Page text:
The odds that scientists will someday be able to detect life elsewhere in the universe got a little better in December, when astronomers made the first measurement of the composition of a planet outside our solar system.
The alien world, a gas ball similar to Jupiter, circles in a tight three-and-a-half-day orbit around the yellow star HD209458, located 150 light-years away in the constellation Pegasus. By good fortune we see the planet's orbit edge-on, so every three and a half days it appears to pass in front of its star. Two years ago David Charbonneau of Caltech spotted one of these mini-eclipses, technically known as a transit. Then in May 2000 he and his colleagues trained the Hubble Space Telescope on HD209458 during four more transits. This time they looked at a narrow band of the star's spectrum for signs that its light had been absorbed by sodium atoms in the planet's atmosphere. "Sodium is not particularly abundant in the atmosphere, but it's very effective at absorbing light. It makes a large target," Charbonneau says.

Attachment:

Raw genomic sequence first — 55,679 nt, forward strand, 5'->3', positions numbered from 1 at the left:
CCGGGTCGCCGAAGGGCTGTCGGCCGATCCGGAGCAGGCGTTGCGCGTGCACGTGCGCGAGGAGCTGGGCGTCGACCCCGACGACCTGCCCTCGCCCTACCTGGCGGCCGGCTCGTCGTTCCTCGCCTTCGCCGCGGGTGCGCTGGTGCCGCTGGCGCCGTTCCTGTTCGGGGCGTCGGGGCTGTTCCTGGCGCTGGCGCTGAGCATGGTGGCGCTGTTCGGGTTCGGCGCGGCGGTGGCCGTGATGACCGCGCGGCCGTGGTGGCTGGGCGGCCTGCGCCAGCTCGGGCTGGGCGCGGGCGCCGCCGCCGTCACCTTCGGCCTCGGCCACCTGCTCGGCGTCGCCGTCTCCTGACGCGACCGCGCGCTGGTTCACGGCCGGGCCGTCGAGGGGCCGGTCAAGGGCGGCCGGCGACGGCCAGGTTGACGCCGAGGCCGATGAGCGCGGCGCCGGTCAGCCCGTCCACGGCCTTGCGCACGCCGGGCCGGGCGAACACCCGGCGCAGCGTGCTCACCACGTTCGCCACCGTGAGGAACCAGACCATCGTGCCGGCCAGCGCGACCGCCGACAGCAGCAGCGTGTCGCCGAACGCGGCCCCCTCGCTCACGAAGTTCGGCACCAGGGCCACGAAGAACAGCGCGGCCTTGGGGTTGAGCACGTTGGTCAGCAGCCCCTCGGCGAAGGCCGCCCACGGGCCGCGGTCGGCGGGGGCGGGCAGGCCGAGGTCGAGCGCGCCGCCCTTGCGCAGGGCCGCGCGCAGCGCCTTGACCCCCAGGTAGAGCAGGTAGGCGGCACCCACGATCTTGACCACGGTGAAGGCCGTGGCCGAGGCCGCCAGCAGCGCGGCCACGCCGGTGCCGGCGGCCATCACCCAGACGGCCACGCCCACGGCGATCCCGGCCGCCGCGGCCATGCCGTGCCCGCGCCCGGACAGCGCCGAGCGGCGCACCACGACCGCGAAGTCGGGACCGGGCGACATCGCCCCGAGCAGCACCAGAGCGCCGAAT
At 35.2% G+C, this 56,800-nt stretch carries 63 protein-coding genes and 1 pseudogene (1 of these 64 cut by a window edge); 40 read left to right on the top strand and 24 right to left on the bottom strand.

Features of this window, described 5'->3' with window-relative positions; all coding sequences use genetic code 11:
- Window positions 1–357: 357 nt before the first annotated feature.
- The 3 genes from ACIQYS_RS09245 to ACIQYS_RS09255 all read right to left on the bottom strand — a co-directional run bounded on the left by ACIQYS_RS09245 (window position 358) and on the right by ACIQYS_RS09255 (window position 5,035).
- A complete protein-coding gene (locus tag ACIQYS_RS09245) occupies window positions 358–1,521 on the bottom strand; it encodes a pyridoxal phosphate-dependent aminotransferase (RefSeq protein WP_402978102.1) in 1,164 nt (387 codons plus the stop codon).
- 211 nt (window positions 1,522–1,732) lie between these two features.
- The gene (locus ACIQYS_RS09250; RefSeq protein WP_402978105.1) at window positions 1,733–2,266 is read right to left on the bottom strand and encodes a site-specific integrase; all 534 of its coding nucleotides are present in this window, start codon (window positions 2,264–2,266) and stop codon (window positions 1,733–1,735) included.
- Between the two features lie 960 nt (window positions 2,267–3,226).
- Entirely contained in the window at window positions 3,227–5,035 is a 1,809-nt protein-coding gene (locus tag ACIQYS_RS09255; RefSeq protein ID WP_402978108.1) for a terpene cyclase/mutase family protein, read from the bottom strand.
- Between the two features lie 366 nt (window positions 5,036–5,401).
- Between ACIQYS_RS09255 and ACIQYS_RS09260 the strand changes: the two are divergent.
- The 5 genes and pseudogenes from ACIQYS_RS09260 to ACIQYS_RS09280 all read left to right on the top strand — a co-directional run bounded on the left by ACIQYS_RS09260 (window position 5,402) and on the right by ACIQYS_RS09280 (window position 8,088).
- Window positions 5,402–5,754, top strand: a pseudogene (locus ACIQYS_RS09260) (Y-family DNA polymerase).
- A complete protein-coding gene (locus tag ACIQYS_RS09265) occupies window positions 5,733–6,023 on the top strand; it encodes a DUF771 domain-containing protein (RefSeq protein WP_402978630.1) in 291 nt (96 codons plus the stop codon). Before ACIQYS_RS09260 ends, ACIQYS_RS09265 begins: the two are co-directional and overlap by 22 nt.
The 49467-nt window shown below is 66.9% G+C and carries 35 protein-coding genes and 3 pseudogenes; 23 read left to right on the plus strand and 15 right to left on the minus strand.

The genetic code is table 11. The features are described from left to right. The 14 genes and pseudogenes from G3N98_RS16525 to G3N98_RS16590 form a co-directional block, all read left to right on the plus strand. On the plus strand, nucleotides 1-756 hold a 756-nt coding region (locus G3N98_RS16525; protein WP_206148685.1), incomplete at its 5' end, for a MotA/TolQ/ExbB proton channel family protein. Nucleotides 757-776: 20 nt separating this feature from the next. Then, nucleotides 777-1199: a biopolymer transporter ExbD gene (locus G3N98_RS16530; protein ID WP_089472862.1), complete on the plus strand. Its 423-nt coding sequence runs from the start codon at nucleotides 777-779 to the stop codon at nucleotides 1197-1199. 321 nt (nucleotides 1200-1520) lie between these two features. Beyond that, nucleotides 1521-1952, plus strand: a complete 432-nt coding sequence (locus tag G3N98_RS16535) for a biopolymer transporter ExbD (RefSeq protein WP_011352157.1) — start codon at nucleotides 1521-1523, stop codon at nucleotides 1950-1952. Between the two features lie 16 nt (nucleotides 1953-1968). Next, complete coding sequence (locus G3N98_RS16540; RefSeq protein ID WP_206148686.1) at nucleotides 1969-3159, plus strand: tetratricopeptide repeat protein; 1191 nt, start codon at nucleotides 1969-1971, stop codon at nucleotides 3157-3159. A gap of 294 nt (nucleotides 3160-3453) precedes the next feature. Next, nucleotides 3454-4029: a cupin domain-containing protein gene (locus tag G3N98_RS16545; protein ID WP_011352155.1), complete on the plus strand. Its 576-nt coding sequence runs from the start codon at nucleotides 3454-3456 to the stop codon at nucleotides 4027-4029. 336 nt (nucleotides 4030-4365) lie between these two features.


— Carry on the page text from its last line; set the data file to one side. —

As they had hoped, the researchers found a specific blip in the star's spectrum during a transit, indicating that the distant planet contains sodium—and confirming it possesses an atmosphere. Charbonneau will soon look for the chemical signatures of potassium and lithium and eventually for biologically important molecules such as water vapor and methane. Oxygen isn't likely in this planet's searing 2,000-degree-Fahrenheit atmosphere, but Charbonneau and his colleagues plan to search for other planets that may also be seen silhouetted against their stars. The technique offers promise that if astronomers someday locate a smaller, more hospitable world, they'll know exactly how to look for signs of oxygen in its atmosphere.